The inquirer asks whether the foregoing compliance guidelines and disclosure forms comport with Regulation 194.
The Department promulgated Regulation 194 on January 25, 2010, and the regulation is effective January 1, 2011. Regulation 194: (1) regulates “the acts and practices of insurers and insurance producers with respect to transparency of compensation paid to insurance producers and their role in insurance transactions” in New York; and (2) protects “the interests of the public by establishing minimum disclosure requirements relating to the role of insurance producers and the compensation paid to insurance producers.” See 11 NYCRR § 30.1.
Section 30.3 of Regulation 194 addresses disclosure of a producer’s compensation, ownership interests and role in the insurance transaction. That section provides in relevant part that:
(a) Except as provided in section 30.5 of this Part, an insurance producer selling an insurance contract shall disclose the following information to the purchaser orally or in a prominent writing at or prior to the time of application for the insurance contract:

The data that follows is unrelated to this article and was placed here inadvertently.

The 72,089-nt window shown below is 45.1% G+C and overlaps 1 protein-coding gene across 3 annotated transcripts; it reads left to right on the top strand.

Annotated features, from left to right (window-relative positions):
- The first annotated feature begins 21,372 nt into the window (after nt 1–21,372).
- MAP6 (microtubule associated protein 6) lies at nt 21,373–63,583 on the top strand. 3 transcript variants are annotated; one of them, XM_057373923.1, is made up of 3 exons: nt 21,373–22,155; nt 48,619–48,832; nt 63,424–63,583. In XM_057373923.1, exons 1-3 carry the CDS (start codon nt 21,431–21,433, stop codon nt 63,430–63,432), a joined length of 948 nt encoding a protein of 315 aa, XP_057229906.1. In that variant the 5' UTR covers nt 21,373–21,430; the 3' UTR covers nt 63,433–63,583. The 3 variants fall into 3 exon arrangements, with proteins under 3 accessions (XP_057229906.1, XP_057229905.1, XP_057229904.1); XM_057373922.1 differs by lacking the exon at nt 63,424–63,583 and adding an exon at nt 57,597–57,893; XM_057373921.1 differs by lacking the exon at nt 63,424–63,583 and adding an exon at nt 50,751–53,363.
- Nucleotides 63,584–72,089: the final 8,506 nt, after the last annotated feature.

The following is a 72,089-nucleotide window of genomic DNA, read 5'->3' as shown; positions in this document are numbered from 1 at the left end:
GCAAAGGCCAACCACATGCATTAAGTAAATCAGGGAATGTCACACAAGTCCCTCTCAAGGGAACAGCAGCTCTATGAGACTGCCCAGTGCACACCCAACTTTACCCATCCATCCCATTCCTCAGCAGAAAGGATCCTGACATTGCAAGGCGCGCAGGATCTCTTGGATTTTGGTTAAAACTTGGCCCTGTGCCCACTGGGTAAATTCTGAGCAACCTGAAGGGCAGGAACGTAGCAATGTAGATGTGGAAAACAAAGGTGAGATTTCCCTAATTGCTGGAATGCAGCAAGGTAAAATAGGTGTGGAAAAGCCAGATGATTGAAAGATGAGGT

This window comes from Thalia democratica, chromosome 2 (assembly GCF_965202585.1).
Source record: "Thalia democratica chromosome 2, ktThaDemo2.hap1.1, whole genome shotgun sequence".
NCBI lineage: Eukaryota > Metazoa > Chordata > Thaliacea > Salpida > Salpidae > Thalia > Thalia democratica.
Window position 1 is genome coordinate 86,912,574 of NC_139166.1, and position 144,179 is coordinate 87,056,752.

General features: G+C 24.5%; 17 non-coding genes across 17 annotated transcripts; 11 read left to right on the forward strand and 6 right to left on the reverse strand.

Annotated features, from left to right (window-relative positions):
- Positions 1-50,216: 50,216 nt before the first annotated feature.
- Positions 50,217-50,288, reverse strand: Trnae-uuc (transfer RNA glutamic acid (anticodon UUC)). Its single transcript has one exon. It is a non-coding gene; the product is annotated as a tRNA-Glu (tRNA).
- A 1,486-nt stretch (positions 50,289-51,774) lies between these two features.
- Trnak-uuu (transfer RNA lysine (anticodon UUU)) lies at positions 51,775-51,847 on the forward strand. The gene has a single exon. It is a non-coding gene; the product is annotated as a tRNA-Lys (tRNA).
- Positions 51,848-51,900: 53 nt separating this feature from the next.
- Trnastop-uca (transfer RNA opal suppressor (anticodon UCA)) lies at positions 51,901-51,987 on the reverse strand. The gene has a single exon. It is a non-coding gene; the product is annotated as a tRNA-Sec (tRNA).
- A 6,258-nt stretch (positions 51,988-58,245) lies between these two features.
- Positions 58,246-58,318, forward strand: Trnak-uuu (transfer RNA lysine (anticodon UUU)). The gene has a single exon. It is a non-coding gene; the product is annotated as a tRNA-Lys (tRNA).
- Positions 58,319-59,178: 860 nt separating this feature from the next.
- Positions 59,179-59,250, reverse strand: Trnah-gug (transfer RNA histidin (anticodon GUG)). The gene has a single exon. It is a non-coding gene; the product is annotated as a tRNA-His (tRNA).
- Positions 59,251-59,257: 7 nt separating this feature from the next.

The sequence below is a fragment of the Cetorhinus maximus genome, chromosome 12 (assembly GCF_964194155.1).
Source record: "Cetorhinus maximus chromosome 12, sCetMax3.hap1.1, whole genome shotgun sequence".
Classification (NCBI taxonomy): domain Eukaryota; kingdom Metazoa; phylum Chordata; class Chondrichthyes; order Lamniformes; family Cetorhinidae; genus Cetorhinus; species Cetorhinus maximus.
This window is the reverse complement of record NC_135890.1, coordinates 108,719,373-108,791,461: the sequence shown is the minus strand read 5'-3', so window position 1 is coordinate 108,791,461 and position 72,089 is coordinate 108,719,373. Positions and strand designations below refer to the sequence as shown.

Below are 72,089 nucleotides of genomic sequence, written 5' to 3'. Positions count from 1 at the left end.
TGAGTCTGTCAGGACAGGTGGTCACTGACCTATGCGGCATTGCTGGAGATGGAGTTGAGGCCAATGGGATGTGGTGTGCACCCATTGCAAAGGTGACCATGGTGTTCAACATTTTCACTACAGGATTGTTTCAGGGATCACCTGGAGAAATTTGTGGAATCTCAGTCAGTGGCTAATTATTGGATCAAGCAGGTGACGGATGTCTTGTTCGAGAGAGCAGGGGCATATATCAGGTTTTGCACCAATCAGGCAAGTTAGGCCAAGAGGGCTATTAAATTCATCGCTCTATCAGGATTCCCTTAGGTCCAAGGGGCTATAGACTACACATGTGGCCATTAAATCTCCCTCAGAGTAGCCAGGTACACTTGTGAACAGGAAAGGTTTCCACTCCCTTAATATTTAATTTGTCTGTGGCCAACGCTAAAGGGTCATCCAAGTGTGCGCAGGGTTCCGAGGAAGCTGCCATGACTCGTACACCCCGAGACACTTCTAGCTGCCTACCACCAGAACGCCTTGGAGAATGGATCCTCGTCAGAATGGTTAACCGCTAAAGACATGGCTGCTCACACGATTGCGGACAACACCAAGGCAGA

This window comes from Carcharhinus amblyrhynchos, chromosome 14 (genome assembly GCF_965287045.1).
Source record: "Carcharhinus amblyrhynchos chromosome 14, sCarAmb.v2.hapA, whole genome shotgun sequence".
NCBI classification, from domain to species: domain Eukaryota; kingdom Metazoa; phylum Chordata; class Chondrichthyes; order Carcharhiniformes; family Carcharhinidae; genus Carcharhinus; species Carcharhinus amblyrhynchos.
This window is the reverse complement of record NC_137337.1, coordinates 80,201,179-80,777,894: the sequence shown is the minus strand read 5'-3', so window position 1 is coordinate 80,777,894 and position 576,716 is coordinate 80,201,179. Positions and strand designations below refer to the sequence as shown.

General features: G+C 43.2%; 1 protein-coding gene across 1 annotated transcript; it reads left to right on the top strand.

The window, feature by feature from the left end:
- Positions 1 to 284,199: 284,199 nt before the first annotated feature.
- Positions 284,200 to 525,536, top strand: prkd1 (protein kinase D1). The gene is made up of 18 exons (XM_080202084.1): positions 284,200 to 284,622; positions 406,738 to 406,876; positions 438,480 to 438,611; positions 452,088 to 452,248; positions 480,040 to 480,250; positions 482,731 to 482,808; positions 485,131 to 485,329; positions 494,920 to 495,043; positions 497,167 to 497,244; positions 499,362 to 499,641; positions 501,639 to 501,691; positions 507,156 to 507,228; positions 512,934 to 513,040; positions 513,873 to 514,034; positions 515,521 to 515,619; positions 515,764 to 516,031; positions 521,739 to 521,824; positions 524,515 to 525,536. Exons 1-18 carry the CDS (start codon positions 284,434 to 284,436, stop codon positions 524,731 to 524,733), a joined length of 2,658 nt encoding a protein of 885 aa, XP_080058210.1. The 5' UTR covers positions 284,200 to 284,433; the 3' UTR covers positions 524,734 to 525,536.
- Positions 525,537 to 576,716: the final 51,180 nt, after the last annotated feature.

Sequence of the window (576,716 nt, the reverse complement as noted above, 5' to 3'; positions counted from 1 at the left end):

(1) a description of the role of the insurance producer in the sale;
(2) whether the insurance producer will receive compensation from the selling insurer or other third party based in whole or in part on the insurance contract the producer sells;
(3) that the compensation paid to the insurance producer may vary depending on a number of factors, including (if applicable) the insurance contract and the insurer that the purchaser selects, the volume of business the producer provides to the insurer or the profitability of the insurance contracts that the producer provides to the insurer; and